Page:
11 Feasibility Draft measure tested with ~ 40 people to see if it is; Easy to complete In their language Comprehensive for them Usually still some changes eg to wording Feasibility study makes changes to the measure as it proceeds

12 Reference Group Reference group meets for the second time at the conclusion of measure construction Opportunity to make final changes

13 Psychometrics from field trial samples The measure is now considered complete and ready for psychometric testing Use the criteria developed by HTA (Fitzpatrick et al) as more comprehensive than traditional psychometrics Qualitative as well as quantitative Test on a field trial sample usually recruited from other parts of large projects

14 Test-retest reliability Independent sample of service users ~ 50 people Complete measure twice with 1 or 2 week interval between T1 and T2 Mostly our measures found to be reliable Might think too difficult, for example, for people with psychoses But does seem to work

15 Criterion validity Usually no gold standard because our measures have been generated in a novel way Compare our measures with others to identify points of similarity and difference For example, continuity of care – peer support

16 HTA – Qualitative criteria Acceptability (to users and as a measure itself) Asked: Is it easy to complete? Was it upsetting to fill in? Did you enjoy filling it in? Generally our measures are acceptable to our respondents

17 More on participation For most research, participants never know what happens to the information they give We feed back results Presentations to groups of participants / user groups A newsletter The little things Thank you cards Christmas cards Ask people if they are proud of the results of their efforts – almost always say yes.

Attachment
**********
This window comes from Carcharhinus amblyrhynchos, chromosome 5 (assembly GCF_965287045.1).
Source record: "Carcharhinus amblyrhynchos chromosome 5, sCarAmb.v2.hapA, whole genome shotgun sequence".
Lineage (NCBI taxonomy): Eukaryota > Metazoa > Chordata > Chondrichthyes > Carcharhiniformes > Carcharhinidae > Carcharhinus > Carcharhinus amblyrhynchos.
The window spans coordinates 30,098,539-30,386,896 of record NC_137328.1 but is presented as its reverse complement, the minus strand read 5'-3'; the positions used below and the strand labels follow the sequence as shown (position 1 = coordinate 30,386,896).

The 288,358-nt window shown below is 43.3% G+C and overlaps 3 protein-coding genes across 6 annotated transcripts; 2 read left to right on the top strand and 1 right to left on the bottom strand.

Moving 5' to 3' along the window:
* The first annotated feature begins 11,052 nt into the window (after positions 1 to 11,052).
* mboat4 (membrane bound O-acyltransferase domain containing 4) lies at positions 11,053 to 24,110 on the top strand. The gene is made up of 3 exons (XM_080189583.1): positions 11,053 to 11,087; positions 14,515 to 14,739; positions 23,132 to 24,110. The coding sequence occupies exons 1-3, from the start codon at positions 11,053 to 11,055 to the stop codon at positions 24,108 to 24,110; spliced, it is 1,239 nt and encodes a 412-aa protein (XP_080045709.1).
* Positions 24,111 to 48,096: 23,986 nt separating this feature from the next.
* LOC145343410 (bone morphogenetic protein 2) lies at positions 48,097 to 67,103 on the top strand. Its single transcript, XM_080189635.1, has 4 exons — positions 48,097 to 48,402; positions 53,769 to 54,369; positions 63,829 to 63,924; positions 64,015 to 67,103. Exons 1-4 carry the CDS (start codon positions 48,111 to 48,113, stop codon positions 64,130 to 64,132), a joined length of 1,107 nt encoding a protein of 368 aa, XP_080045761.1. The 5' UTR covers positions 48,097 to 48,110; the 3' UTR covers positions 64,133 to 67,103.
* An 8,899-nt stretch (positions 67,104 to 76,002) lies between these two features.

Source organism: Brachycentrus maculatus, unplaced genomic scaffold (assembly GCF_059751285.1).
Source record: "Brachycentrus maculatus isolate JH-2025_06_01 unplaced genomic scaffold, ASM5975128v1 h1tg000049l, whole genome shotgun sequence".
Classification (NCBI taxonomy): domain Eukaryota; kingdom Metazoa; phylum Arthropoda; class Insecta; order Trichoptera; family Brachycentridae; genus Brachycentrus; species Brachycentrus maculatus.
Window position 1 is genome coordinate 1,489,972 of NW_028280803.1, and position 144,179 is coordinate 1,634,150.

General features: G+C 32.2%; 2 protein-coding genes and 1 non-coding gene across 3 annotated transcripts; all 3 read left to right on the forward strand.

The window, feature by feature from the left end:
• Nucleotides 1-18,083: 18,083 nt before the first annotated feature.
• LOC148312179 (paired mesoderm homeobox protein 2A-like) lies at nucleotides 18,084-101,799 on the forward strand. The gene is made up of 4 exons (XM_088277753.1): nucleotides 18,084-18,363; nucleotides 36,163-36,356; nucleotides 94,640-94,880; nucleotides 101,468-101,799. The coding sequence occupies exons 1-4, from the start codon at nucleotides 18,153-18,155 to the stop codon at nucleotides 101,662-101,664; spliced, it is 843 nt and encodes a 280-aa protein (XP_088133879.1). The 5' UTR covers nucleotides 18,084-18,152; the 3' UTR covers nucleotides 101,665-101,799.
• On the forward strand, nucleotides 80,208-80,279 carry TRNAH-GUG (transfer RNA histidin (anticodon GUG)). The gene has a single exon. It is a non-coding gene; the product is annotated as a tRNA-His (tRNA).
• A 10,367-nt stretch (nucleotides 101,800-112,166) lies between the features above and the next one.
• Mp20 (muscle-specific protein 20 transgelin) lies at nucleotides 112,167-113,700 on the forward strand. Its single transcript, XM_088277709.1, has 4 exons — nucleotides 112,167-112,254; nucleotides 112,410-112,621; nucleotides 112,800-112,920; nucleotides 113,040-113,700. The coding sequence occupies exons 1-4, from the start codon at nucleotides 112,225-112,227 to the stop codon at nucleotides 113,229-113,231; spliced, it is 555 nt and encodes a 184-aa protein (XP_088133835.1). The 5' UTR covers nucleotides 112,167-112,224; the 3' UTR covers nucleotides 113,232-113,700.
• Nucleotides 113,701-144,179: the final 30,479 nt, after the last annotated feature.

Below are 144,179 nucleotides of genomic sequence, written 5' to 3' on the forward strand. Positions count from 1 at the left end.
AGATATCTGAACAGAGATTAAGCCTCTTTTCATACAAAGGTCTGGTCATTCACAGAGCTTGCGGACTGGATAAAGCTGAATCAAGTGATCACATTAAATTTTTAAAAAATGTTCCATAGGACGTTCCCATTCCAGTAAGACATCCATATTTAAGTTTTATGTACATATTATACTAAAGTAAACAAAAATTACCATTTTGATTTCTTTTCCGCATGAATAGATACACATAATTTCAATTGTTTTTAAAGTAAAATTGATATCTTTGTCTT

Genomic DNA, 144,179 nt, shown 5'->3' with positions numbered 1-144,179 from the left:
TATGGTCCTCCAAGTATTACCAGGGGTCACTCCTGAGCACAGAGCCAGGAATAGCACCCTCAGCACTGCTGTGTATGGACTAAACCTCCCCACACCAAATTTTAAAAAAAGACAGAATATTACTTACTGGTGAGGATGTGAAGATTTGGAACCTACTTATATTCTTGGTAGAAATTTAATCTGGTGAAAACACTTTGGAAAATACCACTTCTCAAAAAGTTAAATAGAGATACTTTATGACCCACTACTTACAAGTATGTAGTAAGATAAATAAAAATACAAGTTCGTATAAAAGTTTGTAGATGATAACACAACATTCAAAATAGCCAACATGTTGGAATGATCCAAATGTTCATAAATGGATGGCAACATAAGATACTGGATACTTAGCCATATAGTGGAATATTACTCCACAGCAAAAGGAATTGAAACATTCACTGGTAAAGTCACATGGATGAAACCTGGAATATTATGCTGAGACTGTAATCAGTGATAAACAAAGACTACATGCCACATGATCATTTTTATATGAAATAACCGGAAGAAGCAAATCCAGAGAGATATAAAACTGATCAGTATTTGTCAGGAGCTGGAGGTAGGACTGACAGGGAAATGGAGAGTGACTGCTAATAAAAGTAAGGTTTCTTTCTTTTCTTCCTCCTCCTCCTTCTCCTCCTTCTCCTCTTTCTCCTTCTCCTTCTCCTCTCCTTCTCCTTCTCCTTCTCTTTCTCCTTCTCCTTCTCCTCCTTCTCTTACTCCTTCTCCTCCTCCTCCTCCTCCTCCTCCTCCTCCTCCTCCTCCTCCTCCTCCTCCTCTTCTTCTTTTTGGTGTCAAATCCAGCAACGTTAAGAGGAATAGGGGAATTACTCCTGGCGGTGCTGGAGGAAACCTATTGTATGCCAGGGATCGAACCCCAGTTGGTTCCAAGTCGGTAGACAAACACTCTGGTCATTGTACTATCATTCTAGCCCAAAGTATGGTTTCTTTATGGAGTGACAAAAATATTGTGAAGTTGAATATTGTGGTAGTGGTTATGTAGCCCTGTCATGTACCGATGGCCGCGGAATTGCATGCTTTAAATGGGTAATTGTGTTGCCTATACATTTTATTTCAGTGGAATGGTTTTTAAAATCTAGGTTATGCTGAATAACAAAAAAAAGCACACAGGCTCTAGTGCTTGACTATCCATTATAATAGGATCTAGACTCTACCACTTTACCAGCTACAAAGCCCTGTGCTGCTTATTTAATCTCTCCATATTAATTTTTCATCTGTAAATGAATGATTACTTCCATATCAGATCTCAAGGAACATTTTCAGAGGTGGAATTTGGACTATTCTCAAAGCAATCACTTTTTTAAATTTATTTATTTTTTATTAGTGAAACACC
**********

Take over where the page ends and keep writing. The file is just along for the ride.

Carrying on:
18 Examples of studies where this methodology has been used Continuity of care (in press) Satisfaction with Cognitive Remediation Therapy for People with Schizophrenia (published) Satisfaction with CBT for Psychosis Experiences of acute in-patient care – ongoing – poster presentation this afternoon The acute care study also used the same method with nurses

19 Challenges to user-led research 1 Frank Scepticism Peter Tyrer, editor of the British Journal of Psychiatry, writes: The engine of user involvement, while welcome in principle,……….may drive mental health research into the sand.

20 Challenges 2 - Power Most of the projects we have been involved with are collaborative Nearly always headed up by professor(s) of psychiatry Can undermine user researchers Are you a researcher or are you a patient?

21 Challenges 3 – the charge of bias Said, mostly implicitly, that user-research is biased, anecdotal and carried out by people who are over- involved – ENMESH conference We make no pretence of neutrality But all research comes from a certain standpoint User researchers more explicit about this than mainstream researchers In my opinion the word bias should be banished from research discourse and all researchers should clearly say where they are coming from.

22 Conclusion It is possible to develop psychometrically robust measures completely from the perspective of service users This is a form of participatory research – rarely used in mental health New in participatory research itself as the researchers belong to the same community as the participants – they too are mental health service users.